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UPDATE 1-Spain's Colonial shareholders back Villar Mir turnaround
January 21, 2014 / 6:52 PM / 4 years ago

UPDATE 1-Spain's Colonial shareholders back Villar Mir turnaround

(Adds details on number of votes, quotes, background)

BARCELONA, Jan 21 (Reuters) - Shareholders of Spanish property company Colonial backed a restructuring plan from major investor Villar Mir on Tuesday which will see the family-owned conglomerate take a stake of up to 30 percent stake in the indebted developer.

Villar Mir group, controlled by the chairman of Spanish builder OHL, and two other investment groups from South America and Andorra will invest 500 million euros in the property developer.

That will leave Villar Mir with up to 30 percent of Colonial. Any stake above that level would force it to make a takeover offer for the whole group.

The restructuring marks a tentative comeback for one of the early casualties of Spain’s 2008 real estate market crash. Colonial, which owns landmark office blocks in Madrid and Barcelona, was taken over by its bank creditors that year, and dozens of property firms have collapsed since then.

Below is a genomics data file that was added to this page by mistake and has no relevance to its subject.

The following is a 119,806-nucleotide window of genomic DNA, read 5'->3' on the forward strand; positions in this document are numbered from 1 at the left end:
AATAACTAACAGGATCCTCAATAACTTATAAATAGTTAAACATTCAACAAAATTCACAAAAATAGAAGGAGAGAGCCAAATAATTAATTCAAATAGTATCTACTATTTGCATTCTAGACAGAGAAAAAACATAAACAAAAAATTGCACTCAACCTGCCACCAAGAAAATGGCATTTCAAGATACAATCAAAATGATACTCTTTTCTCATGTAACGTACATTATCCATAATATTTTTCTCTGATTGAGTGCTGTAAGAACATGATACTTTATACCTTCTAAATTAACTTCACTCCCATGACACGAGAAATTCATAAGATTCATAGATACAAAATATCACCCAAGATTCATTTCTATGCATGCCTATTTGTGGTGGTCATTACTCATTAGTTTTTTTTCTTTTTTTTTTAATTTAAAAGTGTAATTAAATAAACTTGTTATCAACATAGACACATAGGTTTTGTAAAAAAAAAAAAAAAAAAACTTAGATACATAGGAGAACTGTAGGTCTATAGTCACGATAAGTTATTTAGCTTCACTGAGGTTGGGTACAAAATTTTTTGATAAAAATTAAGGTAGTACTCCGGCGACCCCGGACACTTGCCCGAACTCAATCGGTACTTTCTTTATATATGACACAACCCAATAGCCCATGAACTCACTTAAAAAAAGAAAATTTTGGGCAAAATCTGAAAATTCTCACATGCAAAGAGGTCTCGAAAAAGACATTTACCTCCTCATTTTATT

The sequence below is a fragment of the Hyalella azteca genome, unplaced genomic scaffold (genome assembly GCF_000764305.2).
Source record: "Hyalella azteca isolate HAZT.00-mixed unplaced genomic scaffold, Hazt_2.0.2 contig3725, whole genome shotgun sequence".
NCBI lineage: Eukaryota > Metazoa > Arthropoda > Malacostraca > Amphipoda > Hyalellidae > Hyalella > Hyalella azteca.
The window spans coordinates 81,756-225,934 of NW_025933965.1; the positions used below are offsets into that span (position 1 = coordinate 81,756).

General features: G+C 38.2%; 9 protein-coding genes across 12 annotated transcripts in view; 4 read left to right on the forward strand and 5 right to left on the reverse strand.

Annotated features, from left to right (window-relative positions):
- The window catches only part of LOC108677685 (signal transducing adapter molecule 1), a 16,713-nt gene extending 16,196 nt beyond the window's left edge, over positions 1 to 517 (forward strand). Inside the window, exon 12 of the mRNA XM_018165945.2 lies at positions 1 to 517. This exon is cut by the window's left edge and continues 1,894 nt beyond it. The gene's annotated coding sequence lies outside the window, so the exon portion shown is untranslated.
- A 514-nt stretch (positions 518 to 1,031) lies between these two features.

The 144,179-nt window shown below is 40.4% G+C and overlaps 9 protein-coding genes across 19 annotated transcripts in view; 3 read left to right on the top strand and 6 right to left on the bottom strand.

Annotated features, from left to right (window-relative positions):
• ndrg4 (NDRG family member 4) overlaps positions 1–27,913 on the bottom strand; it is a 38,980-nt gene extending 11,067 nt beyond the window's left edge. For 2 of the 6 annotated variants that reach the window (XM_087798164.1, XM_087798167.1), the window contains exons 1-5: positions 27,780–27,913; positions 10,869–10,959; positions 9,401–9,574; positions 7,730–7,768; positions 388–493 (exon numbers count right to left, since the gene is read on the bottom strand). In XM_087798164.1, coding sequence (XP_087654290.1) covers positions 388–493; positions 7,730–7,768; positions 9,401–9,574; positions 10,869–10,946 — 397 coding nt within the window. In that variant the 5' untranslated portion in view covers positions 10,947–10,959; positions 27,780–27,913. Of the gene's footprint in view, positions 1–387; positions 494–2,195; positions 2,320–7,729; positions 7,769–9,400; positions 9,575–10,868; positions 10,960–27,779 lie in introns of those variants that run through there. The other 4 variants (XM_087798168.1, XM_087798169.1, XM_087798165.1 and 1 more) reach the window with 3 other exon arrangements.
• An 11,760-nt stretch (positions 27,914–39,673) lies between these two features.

It also adds to signs that the country’s ailing real estate market may be close to hitting bottom, after house prices dropped close to 40 percent in the past five years.

Colonial Chairman Juan Jose Bruguera said that the company’s “DNA is alive” and added its three new major investors “see their investment as long-term, not speculative.”

“They want to maintain the conservative approach we have pursued so far,” he told reporters after the shareholder meeting.

Colonial has a loan of about 1.8 billion euros maturing in December this year that will also be refinanced, and it will sell up to 20 percent of its French business Societe Fonciere Lyonnaise (SFL), in which it has a 53 percent stake.

In total, it is planning a capital raising of up to 1 billion euros, with Villar Mir and other anchor investors providing half the funds.

A competing restructuring offer from creditor Brookfield Asset Management was not directly put to shareholders to vote on.

Canada’s Brookfield, which owns 46 percent of the Colonial loan maturing in December, had tabled a rival offer to inject capital in the group. But it wanted Colonial to sell all of SFL. (Reporting by Braden Phillips, Writing by Sarah White, Editing by Louise Heavens)

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